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Boeing Starliner's first crewed launch to ISS postponed

May 7, 2024

The Starliner spaceship's first crewed launch has been called off due to a technical issue. The spaceship had been poised to take astronauts to the International Space Station.

NASA astronauts Butch Wilmore, left, and Suni Williams leave the Operations and Checkout building before heading to Space Launch Complex 41 to board Boeing's Starliner capsule atop an Atlas V rocket for a mission to the International Space Station at the Cape Canaveral Space Force Station
Veteran NASA astronauts Butch Wilmore, a retired US Navy captain, and Suni Williams, a former Navy aviator and test pilot, will ride aboard the StarlinerImage: John Raoux/AP/dpa/picture alliance

After years of delays, Boeing's Starliner spaceship which was poised for launch on Monday night as part of a first crewed test flight to orbit, was delayed yet again.

Just two hours before scheduled takeoff officials said a safety issue had been identified.

"Standing down on tonight's attempt to launch," tweeted NASA chief Bill Nelson. "As I've said before, @NASA 's first priority is safety. We go when we're ready."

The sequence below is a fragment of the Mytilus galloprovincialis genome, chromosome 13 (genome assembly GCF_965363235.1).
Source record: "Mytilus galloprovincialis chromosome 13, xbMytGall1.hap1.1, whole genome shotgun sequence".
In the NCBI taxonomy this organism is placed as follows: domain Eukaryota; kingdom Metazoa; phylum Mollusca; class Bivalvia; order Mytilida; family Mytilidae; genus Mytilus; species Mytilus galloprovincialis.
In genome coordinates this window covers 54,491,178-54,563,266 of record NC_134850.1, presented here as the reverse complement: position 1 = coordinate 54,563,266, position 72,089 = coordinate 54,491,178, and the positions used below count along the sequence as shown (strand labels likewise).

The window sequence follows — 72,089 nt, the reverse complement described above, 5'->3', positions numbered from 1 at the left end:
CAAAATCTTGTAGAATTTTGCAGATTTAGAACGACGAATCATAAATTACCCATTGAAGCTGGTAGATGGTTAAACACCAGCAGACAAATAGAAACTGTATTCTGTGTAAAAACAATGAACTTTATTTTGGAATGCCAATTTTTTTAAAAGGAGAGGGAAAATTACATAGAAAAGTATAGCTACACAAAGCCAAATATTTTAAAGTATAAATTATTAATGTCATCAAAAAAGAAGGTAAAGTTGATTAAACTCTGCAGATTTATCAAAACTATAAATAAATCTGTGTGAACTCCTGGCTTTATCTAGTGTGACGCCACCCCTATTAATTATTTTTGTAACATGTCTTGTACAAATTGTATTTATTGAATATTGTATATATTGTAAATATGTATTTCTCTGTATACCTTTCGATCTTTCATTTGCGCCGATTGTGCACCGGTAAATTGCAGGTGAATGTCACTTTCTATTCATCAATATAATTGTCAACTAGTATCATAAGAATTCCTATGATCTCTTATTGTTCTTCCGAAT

The launch would have marked a significant step for both the American multinational corporation and NASA's commercial outsourcing strategy as Boeing scrambles to compete with Elon Musk's SpaceX for a larger share of lucrative NASA business.

Monday's delay comes as Boeing's passenger jet division remains mired in a safety crisis.

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NASA strategy

Having a second option for trips to the International Space Station (ISS), in addition to SpaceX's Dragon vehicles, has been a NASA priority ever since its last mission in 2011, leaving the US temporarily reliant on Russian Soyuz rockets.

Starliner astronauts Butch Wilmore and Suni Williams are set to take off from Cape Canaveral Space Force Station at 10:34 pm Monday (0234 GMT Tuesday).

Weather conditions were said to be 95% favorable for launch. 

The craft will be sent into orbit by an Atlas V rocket made by United Launch Alliance, a Boeing-Lockheed Martin joint venture. Once in space, the crew will take over piloting the Starliner.

jsi/kb (AFP, Reuters)